During the activist struggles of the 1960’s, political posters promoting social justice came of age. Posters that combined ideological messages with great art work were commonly stapled or taped to poles or coffee shop walls, and their immediacy worked against the idea that they should be preserved for history as iconic treasures of the time. Fortunately, Berkeley activist Michael Rossman recognized the historic value of these posters and dedicated much of his life to preserving them. And even more fortunately, these posters are now available to be seen and discussed in a new book by Lincoln Cushing, All of Us or None. Many are also displayed at a show curated by Cushing that opened on March 30 at the Oakland Museum. This exhibit also includes a demonstration of the poster-making process. The book and the show reveal the rich history of Bay Area political posters from the 1960’s through today, and deserve the widest possible audience.
I had long heard about Mike Rossman’s legendary political poster collection, but until reading Lincoln Cushing’s new book I did not realize how Rossman acquired what became a collection of twenty four thousand distinct titles. It turns out he got them by taking them directly off polls or from store windows, always careful to wait until the date of the promoted event had passed.
Rossman was like those who stop their car at every garage sale. Except his target were political posters, and his goal was to “document in detail the history and textures of progressive activism.”
He clearly succeeded. And central to his ultimate success was entrusting stewardship of his collection to Lincoln Cushing, a Bay Area poster maker whose book on stunning book on American labor posters, Agitate! Educate! Organize! American Labor Posters, (co-authored by Timothy Drescher) was reviewed in our pages in May 2009.
Cushing may well be the nation’s preeminent scholar on post 1965 political posters, and when added to his own experience as a poster maker it is not surprising that his new book brings out the deepest meanings in Rossman’s collection. Cushing also curated the newly opened Oakland Museum show. I know some San Franciscans rarely if ever go to the Oakland Museum, but in addition to Rossman’s posters there is also a thought-provoking exhibit on the events and cultural happenings of 1968. I strongly urge those interested in progressive politics to attend these shows, and if you have kids over nine years of age you should definitely bring them – they will love it.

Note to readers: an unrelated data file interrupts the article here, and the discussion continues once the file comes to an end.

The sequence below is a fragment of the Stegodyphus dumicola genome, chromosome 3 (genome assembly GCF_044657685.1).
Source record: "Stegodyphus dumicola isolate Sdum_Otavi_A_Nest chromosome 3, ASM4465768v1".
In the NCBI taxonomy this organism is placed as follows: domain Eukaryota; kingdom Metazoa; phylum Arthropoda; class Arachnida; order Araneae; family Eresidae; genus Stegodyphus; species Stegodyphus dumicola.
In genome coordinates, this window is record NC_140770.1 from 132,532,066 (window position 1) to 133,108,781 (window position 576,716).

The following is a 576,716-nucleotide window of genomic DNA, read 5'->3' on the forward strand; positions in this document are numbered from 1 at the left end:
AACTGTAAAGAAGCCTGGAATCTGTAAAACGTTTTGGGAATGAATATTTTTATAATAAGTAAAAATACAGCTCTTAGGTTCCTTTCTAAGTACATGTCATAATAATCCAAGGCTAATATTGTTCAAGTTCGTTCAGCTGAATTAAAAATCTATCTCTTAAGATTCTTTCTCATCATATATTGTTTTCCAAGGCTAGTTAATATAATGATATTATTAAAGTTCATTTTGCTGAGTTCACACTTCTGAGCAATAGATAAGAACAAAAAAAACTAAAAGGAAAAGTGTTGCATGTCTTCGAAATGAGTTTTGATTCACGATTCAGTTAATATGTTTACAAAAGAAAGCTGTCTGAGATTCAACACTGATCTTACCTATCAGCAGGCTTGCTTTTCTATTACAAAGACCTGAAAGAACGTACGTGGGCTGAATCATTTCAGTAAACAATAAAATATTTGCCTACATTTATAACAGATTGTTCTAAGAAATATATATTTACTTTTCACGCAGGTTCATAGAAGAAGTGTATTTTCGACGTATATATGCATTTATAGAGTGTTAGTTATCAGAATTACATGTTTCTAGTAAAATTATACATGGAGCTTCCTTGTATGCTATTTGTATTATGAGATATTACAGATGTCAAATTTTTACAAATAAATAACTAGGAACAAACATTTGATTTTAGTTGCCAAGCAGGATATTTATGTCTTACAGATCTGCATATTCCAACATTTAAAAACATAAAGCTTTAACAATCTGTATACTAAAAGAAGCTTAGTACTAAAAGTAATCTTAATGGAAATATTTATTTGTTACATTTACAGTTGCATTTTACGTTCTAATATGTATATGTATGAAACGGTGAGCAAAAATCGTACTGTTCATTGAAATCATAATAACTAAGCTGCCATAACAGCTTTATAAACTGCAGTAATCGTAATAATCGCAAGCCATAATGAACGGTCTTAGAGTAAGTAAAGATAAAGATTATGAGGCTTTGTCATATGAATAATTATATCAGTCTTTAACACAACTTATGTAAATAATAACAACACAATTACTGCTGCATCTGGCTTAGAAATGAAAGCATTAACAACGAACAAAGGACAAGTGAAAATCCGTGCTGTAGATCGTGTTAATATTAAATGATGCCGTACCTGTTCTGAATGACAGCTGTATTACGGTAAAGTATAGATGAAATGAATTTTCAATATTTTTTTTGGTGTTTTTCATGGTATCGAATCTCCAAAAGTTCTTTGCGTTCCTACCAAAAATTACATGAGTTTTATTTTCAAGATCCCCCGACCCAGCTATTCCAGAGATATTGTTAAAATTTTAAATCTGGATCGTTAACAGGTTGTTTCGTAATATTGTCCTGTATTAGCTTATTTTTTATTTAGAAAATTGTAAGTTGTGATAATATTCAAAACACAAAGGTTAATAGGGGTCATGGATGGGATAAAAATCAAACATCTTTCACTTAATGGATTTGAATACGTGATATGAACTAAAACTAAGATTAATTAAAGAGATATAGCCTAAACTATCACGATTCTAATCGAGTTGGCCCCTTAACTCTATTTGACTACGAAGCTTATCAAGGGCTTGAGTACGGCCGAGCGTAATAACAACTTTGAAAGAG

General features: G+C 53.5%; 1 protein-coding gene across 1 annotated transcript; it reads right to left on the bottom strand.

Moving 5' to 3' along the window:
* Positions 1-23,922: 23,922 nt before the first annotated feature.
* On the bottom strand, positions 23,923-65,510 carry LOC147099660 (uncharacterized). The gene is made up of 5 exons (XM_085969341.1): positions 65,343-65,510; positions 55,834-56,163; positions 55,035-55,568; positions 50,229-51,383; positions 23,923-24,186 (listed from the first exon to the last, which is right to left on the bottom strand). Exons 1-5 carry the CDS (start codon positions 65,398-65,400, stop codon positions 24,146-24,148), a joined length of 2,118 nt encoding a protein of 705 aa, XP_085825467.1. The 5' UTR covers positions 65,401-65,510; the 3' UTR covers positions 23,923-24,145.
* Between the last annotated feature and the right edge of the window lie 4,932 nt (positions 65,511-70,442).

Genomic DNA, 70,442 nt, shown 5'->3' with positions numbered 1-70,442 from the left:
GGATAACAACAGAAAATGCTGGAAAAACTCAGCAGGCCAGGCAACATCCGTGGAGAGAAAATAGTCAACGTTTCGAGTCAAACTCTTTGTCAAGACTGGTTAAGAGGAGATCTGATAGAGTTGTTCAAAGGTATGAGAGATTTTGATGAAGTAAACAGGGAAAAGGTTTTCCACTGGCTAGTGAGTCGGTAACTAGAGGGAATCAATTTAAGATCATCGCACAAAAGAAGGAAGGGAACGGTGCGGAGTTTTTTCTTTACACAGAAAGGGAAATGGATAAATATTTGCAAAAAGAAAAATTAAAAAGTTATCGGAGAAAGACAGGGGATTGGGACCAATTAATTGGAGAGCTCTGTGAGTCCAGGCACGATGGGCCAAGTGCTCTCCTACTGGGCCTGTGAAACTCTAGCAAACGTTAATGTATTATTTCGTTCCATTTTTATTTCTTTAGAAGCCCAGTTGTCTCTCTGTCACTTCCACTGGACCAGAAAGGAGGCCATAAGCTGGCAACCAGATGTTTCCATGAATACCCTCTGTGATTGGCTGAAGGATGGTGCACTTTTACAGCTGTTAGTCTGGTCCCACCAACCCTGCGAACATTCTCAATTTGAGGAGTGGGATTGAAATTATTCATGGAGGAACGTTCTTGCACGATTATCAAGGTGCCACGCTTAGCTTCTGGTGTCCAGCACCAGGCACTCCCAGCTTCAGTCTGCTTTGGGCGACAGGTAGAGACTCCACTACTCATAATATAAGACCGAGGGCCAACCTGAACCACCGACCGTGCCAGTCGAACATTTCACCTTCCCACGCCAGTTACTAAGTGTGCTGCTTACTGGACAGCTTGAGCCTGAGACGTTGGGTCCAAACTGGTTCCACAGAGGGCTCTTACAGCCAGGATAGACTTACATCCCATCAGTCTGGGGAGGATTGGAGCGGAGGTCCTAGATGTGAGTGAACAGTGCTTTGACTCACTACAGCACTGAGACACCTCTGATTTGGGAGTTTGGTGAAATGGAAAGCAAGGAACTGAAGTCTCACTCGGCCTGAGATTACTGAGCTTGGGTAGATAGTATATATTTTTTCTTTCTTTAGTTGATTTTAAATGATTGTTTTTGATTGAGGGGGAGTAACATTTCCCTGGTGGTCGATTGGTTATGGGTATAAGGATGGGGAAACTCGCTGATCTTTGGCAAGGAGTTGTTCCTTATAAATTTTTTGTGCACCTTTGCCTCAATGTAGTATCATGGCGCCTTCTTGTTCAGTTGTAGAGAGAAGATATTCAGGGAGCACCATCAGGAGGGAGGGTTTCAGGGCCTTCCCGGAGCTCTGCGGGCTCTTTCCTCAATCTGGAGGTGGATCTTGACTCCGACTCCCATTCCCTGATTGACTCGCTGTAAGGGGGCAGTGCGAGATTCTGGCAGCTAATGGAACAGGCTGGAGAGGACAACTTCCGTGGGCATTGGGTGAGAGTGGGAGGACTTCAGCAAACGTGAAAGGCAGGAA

The Legacy of Political Posters
In his book, Cushing notes that the graphic artists that helped launch political posters in the United States in the 1960’s had two key influences. The first came from Cuba’s “Golden Age” from 1966-1972, and the second was street posters created by art school students during the 1968 general strike in Paris (the Oakland exhibit has a video of the hanging of posters in the latter). Poster workshops emerged in various U.S. cities as well.
Many critics even today question viewing posters as quality art, seeing their messaging as “propaganda” and their mass production as contrary to the art world’s focus on the unique work. But Cushing notes that the silk screen art of the 1930’s Federal Art Project created the first art that many Americans owned, and that the entire notion of multiple original works of art is more consistent with the democratic process. Many readers are likely aware of the many political posters produced by the United States government around our first two world wars; Rossman’s collection excludes work by government agencies and is limited to work produced by “independent” agents of change.
Recalling Forgotten History
I most appreciated Cushing’s book and the Oakland Museum show for its bringing past memories of campaigns and issues that are less known if not forgotten today. For example, there is a 1953 poster supporting the National Negro Labor Council’s demand to “Democratize Yellow Cab.” The poster urges people to call or write the Tenderloin-based Yellow Cab and say “We Won’t Ride if Negroes Can’t Drive.” The picture is a great work of art independent of its powerful message, and reminds us that the demand to end racial discrimination in employment did not begin in the 1960’s.
There are a number of early women’s movement posters that show just how radical that supposedly “white middle-class” struggle actually was. These were days where struggles for women’s access to healthcare, childcare, and the push for lesbian rights took on a far less “mainstream” tone. It was also an era when a poster promoting “An Evening of Women’s Music” with Chris Williamson, Margie Adam, Meg Christian, and Holly Near was as much a movement event as a songfest.
There are also a number of very early gay rights posters, including a particularly beautiful one from 1971 for UC Berkeley’s Gay Student Union. The farmworkers movement is long known for its great art and posters, but even longtime UFW afficianodos may not have previously seen the striking poster for a David Crosby and Graham Nash benefit for the union.
But do not just take my word for it – buy the book and visit the Oakland Museum show (the book can be purchased at the Museum). Michael Rossman was a low-income hippie whose rigorous poster collecting defies negative perceptions of that group as disorganized and unfocused. Thanks to Lincoln Cushing, Rossman’s posters have found two great arenas for presentation, fulfilling his goal of preserving the history of progressive activism.
Randy Shaw is Editor of Beyond Chron.Filed under: Book Reviews